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Accessing a char array, and comparing a letter, to each letter of a word.

This is a discussion on Accessing a char array, and comparing a letter, to each letter of a word. within the C++ Programming forums, part of the General Programming Boards category; Hello, I know this is a super easy fix, I just cant for the life of me figure it out. ...

  1. #1
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    Accessing a char array, and comparing a letter, to each letter of a word.

    Hello, I know this is a super easy fix, I just cant for the life of me figure it out. I have and array,

    word[100];
    using an input function (not gets() don't worry) to put lets say 'superman' inside, need to compare a single character to each letter of the word 'superman'. I'm planning on using recursion to compare each character. Is there a way to set and integer equal to the first letter of the name 'superman'? And add one to it each time it loops till I find what i'm looking for.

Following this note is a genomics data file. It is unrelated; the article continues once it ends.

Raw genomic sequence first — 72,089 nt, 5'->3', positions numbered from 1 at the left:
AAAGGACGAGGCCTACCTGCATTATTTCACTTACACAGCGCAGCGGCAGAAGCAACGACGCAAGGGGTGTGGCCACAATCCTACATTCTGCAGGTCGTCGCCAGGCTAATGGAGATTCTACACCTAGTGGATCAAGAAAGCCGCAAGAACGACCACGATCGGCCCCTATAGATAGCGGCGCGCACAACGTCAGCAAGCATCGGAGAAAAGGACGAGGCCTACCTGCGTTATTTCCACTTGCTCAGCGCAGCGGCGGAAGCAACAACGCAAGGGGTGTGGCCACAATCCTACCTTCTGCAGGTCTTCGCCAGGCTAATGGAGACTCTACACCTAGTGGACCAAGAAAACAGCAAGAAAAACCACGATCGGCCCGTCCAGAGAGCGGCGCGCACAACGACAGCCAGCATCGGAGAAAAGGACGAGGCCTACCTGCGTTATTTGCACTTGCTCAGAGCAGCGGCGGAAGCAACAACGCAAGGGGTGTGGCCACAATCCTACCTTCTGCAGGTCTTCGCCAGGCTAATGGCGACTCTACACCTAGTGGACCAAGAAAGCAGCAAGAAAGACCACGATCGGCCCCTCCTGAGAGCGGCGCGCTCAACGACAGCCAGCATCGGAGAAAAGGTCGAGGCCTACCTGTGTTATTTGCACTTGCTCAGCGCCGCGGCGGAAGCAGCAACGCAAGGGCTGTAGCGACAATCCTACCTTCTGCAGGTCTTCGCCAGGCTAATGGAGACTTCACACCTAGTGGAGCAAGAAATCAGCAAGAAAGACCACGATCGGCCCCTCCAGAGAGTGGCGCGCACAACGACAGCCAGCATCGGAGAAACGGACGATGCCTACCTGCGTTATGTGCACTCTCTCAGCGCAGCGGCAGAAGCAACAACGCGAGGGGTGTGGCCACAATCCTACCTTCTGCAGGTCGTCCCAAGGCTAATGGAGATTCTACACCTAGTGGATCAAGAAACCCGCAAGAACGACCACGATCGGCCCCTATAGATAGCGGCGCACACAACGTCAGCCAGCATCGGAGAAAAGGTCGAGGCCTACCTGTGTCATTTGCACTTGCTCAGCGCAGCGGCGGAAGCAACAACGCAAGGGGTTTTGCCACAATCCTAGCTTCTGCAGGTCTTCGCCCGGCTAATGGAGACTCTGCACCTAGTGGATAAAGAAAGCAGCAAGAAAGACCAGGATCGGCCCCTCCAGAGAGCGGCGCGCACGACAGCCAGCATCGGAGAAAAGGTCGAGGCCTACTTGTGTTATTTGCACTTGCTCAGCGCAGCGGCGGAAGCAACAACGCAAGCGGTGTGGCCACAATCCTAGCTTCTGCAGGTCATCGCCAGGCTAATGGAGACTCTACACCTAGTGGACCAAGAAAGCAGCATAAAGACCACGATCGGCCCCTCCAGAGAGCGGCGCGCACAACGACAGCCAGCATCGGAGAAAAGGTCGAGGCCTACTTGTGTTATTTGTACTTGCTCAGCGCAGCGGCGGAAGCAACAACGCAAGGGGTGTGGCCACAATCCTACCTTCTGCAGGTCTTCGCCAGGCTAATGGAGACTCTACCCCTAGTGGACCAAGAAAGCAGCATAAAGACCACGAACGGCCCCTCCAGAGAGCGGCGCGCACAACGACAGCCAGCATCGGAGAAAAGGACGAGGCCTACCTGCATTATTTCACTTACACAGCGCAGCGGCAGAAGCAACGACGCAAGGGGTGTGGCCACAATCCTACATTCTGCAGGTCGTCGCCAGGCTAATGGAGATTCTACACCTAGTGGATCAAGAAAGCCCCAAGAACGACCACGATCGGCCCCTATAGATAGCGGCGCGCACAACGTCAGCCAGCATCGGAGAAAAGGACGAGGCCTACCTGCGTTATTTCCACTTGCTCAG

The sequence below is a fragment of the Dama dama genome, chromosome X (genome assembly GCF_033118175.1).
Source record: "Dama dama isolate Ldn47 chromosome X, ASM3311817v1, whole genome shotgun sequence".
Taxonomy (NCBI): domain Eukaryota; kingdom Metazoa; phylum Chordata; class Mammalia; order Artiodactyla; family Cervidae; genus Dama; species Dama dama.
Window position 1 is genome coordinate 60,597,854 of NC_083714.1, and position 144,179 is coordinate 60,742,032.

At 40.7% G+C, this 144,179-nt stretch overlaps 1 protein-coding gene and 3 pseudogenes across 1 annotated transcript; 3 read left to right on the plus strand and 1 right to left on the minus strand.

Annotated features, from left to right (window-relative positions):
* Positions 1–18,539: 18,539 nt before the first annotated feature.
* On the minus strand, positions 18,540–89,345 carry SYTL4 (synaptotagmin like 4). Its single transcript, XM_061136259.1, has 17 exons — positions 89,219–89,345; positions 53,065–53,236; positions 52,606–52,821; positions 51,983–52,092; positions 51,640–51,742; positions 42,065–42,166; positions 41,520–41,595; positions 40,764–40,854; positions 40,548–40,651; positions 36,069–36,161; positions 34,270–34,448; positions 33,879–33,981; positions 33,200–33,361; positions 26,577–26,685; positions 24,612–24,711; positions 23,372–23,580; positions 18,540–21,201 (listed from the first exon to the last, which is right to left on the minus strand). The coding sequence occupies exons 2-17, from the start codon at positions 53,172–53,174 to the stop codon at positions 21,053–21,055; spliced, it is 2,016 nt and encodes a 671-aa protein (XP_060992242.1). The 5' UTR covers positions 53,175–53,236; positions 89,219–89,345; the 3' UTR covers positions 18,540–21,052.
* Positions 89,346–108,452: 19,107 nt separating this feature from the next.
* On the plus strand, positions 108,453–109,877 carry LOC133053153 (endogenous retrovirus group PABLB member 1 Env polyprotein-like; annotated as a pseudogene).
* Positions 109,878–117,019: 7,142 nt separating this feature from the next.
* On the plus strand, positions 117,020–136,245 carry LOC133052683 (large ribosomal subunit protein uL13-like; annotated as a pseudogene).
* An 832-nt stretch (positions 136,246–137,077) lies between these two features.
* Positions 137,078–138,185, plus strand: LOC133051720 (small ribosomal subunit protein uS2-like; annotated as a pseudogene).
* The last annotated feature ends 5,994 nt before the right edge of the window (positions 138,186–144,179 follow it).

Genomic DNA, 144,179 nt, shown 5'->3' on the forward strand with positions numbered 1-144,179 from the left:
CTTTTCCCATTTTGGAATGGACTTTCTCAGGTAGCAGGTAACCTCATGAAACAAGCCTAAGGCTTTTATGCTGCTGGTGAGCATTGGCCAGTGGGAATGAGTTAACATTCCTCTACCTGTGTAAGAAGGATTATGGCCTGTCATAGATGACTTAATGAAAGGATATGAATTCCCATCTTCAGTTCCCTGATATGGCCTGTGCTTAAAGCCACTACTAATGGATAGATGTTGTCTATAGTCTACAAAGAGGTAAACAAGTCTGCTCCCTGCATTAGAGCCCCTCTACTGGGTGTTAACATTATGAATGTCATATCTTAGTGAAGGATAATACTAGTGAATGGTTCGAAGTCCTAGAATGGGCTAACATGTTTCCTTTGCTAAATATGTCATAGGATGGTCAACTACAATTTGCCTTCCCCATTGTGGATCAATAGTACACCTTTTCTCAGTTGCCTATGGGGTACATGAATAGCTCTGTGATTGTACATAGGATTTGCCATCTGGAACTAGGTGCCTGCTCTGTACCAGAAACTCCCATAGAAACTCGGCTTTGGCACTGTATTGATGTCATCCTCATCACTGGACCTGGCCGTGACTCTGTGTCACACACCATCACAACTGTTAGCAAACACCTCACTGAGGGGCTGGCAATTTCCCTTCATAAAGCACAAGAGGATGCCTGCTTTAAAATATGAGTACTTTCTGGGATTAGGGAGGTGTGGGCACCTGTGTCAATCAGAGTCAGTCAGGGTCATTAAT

2. #2
    SAMARAS std10093's Avatar
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    Hi, welcome!

    This is C++, so why not using string ?
    laserlight and Elysia like this.

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    A string other than an array? Is that what your saying?

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    C++ Witch laserlight's Avatar
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    Quote Originally Posted by gipper
    A string other than an array? Is that what your saying?
    As in use a std::string object rather than a null terminated C-style string stored in an array of char. Anyway, that is secondary to the problem that you are trying to solve.

    Quote Originally Posted by gipper